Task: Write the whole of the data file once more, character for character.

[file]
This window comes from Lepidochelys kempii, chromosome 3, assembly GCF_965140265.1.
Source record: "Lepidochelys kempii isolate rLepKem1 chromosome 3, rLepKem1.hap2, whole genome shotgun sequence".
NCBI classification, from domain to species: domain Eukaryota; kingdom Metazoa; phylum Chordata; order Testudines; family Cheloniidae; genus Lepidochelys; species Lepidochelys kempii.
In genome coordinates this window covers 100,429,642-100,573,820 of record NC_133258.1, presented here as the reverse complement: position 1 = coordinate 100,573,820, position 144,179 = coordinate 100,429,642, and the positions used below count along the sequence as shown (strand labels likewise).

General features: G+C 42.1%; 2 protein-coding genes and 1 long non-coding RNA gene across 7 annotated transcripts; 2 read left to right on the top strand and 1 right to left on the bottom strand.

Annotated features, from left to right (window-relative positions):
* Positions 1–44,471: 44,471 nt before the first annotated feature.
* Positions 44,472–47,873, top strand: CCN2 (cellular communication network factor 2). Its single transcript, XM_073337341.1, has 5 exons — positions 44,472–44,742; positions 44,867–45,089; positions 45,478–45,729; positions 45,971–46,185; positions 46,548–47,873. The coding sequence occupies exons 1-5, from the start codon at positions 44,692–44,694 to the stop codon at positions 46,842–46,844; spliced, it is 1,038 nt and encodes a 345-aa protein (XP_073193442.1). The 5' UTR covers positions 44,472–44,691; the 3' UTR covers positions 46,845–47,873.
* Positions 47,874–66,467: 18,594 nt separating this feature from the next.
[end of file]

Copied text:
This window comes from Lepidochelys kempii, chromosome 3, assembly GCF_965140265.1.
Source record: "Lepidochelys kempii isolate rLepKem1 chromosome 3, rLepKem1.hap2, whole genome shotgun sequence".
NCBI classification, from domain to species: domain Eukaryota; kingdom Metazoa; phylum Chordata; order Testudines; family Cheloniidae; genus Lepidochelys; species Lepidochelys kempii.
In genome coordinates this window covers 100,429,642-100,573,820 of record NC_133258.1, presented here as the reverse complement: position 1 = coordinate 100,573,820, position 144,179 = coordinate 100,429,642, and the positions used below count along the sequence as shown (strand labels likewise).

General features: G+C 42.1%; 2 protein-coding genes and 1 long non-coding RNA gene across 7 annotated transcripts; 2 read left to right on the top strand and 1 right to left on the bottom strand.

Annotated features, from left to right (window-relative positions):
* Positions 1–44,471: 44,471 nt before the first annotated feature.
* Positions 44,472–47,873, top strand: CCN2 (cellular communication network factor 2). Its single transcript, XM_073337341.1, has 5 exons — positions 44,472–44,742; positions 44,867–45,089; positions 45,478–45,729; positions 45,971–46,185; positions 46,548–47,873. The coding sequence occupies exons 1-5, from the start codon at positions 44,692–44,694 to the stop codon at positions 46,842–46,844; spliced, it is 1,038 nt and encodes a 345-aa protein (XP_073193442.1). The 5' UTR covers positions 44,472–44,691; the 3' UTR covers positions 46,845–47,873.
* Positions 47,874–66,467: 18,594 nt separating this feature from the next.